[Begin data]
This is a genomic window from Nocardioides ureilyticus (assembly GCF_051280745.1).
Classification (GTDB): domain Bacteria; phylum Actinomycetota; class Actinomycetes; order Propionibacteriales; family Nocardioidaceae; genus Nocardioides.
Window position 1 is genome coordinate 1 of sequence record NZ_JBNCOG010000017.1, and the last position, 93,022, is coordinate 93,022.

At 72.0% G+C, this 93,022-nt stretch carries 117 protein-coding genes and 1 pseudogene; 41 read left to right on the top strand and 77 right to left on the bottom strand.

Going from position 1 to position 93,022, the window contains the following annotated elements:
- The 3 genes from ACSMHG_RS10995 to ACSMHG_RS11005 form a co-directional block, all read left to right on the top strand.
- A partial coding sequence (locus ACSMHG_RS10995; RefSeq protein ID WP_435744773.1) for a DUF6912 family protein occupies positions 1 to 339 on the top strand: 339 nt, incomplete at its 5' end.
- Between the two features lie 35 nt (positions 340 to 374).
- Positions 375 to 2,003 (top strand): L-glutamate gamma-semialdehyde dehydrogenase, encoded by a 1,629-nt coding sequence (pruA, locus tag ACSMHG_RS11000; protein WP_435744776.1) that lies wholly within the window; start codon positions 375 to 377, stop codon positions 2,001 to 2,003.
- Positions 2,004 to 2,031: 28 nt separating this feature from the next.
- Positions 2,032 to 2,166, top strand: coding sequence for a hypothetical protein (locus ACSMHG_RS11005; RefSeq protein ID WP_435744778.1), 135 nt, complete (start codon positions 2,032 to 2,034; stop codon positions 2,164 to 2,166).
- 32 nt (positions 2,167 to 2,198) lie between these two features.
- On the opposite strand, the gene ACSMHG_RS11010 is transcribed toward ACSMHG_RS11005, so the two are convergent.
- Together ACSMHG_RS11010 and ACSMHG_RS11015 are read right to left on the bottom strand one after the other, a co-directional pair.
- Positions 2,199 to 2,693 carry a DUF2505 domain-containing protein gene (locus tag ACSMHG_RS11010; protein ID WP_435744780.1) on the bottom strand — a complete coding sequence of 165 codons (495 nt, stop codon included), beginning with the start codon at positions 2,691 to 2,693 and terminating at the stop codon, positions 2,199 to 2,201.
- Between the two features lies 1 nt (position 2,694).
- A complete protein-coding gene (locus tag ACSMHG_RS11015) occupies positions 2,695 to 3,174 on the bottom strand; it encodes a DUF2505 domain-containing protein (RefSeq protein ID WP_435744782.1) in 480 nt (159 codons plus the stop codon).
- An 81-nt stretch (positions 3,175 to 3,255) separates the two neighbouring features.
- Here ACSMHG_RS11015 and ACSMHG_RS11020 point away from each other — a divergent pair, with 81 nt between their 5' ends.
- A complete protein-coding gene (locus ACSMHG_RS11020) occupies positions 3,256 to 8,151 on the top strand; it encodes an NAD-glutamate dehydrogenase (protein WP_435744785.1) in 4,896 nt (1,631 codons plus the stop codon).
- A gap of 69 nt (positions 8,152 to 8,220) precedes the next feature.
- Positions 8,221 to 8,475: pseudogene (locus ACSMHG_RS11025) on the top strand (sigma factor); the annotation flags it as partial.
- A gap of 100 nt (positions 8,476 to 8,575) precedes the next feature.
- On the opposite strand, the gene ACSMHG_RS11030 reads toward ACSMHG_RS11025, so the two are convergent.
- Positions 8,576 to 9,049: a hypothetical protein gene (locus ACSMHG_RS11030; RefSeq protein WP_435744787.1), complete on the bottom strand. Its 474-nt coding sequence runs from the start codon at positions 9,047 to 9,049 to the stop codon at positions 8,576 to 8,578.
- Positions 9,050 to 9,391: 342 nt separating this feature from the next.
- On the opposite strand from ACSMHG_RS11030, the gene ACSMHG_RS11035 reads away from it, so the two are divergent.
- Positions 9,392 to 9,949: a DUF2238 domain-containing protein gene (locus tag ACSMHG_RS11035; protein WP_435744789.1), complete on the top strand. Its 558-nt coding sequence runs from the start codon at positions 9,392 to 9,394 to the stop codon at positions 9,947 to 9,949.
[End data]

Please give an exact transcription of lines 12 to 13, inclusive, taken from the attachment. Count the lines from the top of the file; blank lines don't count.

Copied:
- 32 nt (positions 2,167 to 2,198) lie between these two features.
- On the opposite strand, the gene ACSMHG_RS11010 is transcribed toward ACSMHG_RS11005, so the two are convergent.